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According to CNN, the average American worker saw a salary increase of 3 percent in 2018 — but when adjusting for inflation, that only translates to a 1 percent raise.

If you’re underpaid, don’t feel discouraged. Know that it can happen to anyone — and that it can be overcome.

Know the Facts About Underpayment

One key thing to know is that staying within your current role or current company makes it unlikely you’ll successfully negotiate a raise of more than 5 percent. In some extreme cases, like if you’re taking on a role at a much higher level, you might be able to swing a 10 percent raise, but this isn’t the norm.

If you want to make a big jump in pay, this will likely require switching companies. If you stay within your current company, your salary increases will be dictated by your current pay. Starting over somewhere new gives you a lot more negotiating power.

That said, you need to be realistic. Even if you’re prepared to jump ship, your salary increase probably won’t be astronomical. While raises of up to 20 percent were once common for job hoppers, that’s no longer the case. Still, the most direct path to a raise for most people is to change employers.

Research Average Pay in Your Role

It’s important to be aware of the average salary for your position to ensure you are not being underpaid or taken advantage of. Factor in your location, too, as average salaries for the same role can vary depending on where you live.

A great tool for comparing salaries is the Bureau of Labor Statistics, where you can access average wage data based on your job, state, and metropolitan area. Glassdoor is another good resource, and Career Contessa collects wage data for female professionals in particular.

These tools shouldn’t be used as the unquestionable deciders of your worth. Rather, approach them as guides to ensure your compensation is line with others in your situation.

Be Confident of Your Value

One of the biggest mistakes people make when it comes to salary negotiations is failing to come prepared with specific metrics and achievements. When you’re asking for a higher salary, it’s important to make a fact-based case for why you deserve the raise.

Some metrics to consider:

  1. The number of hours per week you actually work (time-tracking apps can help here)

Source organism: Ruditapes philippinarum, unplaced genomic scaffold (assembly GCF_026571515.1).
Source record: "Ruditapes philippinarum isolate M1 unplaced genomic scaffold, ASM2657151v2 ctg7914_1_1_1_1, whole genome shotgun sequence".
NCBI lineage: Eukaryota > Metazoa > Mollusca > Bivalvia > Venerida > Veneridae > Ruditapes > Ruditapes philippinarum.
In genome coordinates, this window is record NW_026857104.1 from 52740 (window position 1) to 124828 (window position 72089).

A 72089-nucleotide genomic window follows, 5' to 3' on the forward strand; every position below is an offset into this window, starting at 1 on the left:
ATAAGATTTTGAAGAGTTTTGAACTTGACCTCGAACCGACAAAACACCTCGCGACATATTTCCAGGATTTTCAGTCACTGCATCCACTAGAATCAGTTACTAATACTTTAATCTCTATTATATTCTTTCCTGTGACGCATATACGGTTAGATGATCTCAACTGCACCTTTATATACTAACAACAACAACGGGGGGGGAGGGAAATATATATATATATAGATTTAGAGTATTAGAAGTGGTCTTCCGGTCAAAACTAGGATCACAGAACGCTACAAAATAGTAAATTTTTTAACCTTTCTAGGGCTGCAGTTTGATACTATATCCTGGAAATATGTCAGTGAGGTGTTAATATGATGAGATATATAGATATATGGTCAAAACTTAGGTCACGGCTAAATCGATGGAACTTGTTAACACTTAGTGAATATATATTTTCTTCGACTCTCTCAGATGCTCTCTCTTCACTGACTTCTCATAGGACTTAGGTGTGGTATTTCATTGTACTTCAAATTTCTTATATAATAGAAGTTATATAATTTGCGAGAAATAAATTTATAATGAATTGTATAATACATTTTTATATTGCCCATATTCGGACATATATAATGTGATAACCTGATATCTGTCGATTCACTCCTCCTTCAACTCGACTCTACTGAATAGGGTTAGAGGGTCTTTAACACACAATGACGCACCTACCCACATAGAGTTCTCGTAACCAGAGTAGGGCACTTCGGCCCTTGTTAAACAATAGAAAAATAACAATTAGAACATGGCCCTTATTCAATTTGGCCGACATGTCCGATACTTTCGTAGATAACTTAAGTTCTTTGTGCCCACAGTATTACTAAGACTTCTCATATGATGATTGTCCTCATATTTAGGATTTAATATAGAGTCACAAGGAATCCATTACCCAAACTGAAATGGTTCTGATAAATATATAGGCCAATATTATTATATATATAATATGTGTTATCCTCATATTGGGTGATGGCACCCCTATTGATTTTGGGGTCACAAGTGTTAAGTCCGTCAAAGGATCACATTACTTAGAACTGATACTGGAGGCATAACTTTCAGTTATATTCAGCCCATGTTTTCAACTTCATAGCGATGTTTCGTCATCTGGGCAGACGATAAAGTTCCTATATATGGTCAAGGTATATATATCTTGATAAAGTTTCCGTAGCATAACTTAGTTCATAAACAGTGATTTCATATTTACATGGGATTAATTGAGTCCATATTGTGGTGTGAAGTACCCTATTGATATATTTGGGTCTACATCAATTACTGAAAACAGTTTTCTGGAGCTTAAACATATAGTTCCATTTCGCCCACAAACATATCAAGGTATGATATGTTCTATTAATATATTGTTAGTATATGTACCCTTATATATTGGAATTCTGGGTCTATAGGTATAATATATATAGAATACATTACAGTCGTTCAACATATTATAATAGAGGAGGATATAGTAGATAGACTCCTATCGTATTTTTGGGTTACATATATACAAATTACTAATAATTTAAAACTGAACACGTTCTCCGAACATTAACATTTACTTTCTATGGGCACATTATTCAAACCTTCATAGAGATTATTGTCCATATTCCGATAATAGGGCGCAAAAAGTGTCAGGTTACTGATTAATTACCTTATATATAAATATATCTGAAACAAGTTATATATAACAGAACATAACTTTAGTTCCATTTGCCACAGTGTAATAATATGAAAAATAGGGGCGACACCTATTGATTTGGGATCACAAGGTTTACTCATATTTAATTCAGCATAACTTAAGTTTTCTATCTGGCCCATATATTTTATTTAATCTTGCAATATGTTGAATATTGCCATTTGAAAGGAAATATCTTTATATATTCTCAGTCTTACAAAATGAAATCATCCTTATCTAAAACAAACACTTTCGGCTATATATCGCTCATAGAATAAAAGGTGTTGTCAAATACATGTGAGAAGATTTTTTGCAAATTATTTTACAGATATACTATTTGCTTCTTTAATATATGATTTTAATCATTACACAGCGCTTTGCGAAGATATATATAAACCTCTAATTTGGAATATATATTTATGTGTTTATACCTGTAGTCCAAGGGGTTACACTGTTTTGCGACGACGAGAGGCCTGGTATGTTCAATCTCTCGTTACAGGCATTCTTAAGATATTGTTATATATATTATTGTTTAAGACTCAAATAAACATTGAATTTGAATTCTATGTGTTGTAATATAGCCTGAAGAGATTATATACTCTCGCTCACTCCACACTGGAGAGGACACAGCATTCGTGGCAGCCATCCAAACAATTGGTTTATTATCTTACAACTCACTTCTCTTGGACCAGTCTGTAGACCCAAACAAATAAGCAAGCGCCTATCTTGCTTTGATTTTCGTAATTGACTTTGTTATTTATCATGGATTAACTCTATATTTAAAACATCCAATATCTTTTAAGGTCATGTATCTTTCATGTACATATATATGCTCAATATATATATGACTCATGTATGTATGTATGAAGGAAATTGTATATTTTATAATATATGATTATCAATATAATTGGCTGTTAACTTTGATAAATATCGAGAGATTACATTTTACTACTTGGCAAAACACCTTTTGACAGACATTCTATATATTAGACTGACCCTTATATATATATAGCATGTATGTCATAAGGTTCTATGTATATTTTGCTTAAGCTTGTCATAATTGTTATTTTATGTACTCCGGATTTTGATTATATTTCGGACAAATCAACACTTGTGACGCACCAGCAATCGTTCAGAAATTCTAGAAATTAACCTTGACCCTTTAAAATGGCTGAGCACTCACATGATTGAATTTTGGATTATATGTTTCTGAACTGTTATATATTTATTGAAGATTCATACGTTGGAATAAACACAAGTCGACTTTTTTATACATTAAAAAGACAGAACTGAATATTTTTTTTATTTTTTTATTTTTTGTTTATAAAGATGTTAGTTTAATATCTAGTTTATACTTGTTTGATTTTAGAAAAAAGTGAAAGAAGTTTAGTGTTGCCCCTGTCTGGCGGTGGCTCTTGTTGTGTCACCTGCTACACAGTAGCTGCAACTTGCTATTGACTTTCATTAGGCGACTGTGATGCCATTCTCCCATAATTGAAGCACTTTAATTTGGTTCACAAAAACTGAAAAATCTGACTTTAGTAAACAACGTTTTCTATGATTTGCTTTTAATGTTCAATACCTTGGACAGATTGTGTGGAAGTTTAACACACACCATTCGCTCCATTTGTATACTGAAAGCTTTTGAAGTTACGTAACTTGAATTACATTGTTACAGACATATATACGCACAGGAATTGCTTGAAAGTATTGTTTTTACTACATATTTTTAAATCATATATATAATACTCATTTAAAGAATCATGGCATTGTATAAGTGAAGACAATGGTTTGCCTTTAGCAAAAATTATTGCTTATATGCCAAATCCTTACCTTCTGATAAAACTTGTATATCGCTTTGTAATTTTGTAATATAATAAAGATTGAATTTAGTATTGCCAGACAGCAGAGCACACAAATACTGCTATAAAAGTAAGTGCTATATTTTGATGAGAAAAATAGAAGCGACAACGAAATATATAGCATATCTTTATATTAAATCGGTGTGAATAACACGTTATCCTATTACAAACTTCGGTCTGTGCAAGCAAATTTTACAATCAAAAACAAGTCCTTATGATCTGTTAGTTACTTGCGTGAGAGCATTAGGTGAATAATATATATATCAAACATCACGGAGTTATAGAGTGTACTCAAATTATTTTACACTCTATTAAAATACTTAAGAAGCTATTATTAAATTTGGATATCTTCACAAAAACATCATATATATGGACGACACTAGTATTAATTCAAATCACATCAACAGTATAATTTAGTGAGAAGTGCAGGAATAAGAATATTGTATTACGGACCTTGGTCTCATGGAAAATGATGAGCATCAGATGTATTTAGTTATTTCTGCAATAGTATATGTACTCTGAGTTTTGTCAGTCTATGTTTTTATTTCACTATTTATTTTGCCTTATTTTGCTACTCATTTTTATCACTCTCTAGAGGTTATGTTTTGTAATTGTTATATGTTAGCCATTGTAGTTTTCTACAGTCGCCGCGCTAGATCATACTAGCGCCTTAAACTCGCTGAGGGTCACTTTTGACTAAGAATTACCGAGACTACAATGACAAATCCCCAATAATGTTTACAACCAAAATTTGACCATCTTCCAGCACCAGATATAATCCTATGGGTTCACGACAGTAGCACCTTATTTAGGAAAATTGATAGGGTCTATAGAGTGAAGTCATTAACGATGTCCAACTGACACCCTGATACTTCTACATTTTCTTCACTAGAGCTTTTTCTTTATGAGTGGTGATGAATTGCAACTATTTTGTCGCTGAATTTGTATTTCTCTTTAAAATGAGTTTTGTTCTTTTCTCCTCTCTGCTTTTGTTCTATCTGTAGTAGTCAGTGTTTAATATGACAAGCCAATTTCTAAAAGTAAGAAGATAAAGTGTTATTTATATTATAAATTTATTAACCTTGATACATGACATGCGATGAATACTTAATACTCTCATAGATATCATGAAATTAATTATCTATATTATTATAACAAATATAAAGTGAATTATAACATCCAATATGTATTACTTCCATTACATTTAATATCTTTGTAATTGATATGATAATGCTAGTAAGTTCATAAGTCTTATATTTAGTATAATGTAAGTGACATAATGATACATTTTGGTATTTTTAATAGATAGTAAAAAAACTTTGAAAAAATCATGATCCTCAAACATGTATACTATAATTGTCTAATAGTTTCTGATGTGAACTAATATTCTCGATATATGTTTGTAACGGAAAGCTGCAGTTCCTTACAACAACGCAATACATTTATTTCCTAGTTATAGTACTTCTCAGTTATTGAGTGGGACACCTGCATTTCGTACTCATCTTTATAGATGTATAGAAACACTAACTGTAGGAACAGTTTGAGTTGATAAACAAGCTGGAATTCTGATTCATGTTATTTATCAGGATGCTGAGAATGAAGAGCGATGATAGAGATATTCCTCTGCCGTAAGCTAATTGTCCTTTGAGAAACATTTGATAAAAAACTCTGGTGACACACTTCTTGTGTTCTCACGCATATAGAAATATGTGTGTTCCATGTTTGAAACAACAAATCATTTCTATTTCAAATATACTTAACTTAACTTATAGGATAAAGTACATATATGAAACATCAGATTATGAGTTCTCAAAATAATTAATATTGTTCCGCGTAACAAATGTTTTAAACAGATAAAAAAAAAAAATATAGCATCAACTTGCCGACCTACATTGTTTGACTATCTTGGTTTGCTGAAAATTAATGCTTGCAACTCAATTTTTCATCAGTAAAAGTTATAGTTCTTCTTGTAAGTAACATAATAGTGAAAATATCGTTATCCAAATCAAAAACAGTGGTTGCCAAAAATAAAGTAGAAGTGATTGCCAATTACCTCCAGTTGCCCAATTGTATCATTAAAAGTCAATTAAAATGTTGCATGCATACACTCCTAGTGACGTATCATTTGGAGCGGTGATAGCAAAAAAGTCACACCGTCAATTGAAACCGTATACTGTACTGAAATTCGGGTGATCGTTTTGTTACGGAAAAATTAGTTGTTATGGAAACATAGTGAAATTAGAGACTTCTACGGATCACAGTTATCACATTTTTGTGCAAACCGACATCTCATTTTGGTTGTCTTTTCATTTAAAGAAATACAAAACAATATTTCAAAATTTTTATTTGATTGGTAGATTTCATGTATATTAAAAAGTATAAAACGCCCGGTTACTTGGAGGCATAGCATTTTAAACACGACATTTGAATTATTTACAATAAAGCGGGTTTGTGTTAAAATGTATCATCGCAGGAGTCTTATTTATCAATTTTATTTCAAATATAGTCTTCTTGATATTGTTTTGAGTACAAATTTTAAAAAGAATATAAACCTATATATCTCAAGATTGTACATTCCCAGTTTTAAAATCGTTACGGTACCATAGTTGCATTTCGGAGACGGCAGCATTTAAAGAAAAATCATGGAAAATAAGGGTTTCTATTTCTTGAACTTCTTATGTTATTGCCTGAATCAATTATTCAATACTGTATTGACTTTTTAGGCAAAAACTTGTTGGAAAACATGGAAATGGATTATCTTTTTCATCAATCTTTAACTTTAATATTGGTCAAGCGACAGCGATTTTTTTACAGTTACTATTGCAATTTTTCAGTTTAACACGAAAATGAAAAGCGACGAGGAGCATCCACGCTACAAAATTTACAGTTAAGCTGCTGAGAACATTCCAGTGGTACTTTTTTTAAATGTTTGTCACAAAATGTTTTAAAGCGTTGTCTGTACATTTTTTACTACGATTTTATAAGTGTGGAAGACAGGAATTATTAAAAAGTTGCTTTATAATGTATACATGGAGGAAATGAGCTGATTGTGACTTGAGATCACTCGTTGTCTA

2. Hourly equivalent of your salary
  3. The number of hours you work above and beyond the average employee at your company; if you have a habit of coming in on weekends or working late at night, point this out

As for your achievements, consider anything you’ve done to save the company money or increase revenue, such as streamlining processes or landing big clients. Clearly lay out your achievements so you can highlight how beneficial you’ve been to the company. The more achievements you can point to, the stronger your case will be.

Show That You’ve Done Your Homework

Now that you are armed with facts and evidence to support your pay increase, be sure to prepare a brief statement that explains why you deserve it. Here’s a great way to explain your situation to an interviewer or hiring manager:

“According to Bureau of Labor Statistics data, the average pay for this position in this area is $X. In light of this, and along with my accomplishments of A and B, I’m aiming for a salary of $Y.”

If you give a statement like this, you will come off as knowledgeable, confident, and motivated. Having evidence of your achievements and real-world data will also make you appear researched, showing interviewers that you have a solid understanding of your value grounded in fact.

If you are currently underpaid, know that it does not have to stay that way. You do have the power to negotiate a higher salary for yourself. If you come prepared with facts, data, and personal achievements, you can make a value-based case for the raise you deserve.

Michele Lando is a certified professional resume writer and the founder of Write Styles.

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